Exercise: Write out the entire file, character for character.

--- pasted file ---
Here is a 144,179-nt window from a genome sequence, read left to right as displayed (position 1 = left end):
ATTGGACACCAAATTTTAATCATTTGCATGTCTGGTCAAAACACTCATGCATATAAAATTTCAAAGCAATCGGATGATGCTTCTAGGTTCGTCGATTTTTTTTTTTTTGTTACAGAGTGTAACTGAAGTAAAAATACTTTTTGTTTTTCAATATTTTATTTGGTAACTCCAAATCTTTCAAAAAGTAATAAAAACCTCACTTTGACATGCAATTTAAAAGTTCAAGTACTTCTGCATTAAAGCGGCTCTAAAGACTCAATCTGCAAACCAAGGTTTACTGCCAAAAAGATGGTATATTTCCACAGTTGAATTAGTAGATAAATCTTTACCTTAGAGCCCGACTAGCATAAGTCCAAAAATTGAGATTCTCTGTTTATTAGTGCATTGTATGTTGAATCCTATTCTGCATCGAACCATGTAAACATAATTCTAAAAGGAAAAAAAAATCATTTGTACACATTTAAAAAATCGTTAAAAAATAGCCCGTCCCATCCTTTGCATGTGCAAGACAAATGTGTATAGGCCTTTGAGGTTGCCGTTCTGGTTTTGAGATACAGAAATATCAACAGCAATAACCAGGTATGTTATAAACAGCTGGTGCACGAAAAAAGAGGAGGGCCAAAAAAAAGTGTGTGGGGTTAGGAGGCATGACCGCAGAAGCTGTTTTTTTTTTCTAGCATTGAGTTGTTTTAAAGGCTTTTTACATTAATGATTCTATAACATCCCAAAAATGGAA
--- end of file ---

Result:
Here is a 144,179-nt window from a genome sequence, read left to right as displayed (position 1 = left end):
ATTGGACACCAAATTTTAATCATTTGCATGTCTGGTCAAAACACTCATGCATATAAAATTTCAAAGCAATCGGATGATGCTTCTAGGTTCGTCGATTTTTTTTTTTTTGTTACAGAGTGTAACTGAAGTAAAAATACTTTTTGTTTTTCAATATTTTATTTGGTAACTCCAAATCTTTCAAAAAGTAATAAAAACCTCACTTTGACATGCAATTTAAAAGTTCAAGTACTTCTGCATTAAAGCGGCTCTAAAGACTCAATCTGCAAACCAAGGTTTACTGCCAAAAAGATGGTATATTTCCACAGTTGAATTAGTAGATAAATCTTTACCTTAGAGCCCGACTAGCATAAGTCCAAAAATTGAGATTCTCTGTTTATTAGTGCATTGTATGTTGAATCCTATTCTGCATCGAACCATGTAAACATAATTCTAAAAGGAAAAAAAAATCATTTGTACACATTTAAAAAATCGTTAAAAAATAGCCCGTCCCATCCTTTGCATGTGCAAGACAAATGTGTATAGGCCTTTGAGGTTGCCGTTCTGGTTTTGAGATACAGAAATATCAACAGCAATAACCAGGTATGTTATAAACAGCTGGTGCACGAAAAAAGAGGAGGGCCAAAAAAAAGTGTGTGGGGTTAGGAGGCATGACCGCAGAAGCTGTTTTTTTTTTCTAGCATTGAGTTGTTTTAAAGGCTTTTTACATTAATGATTCTATAACATCCCAAAAATGGAA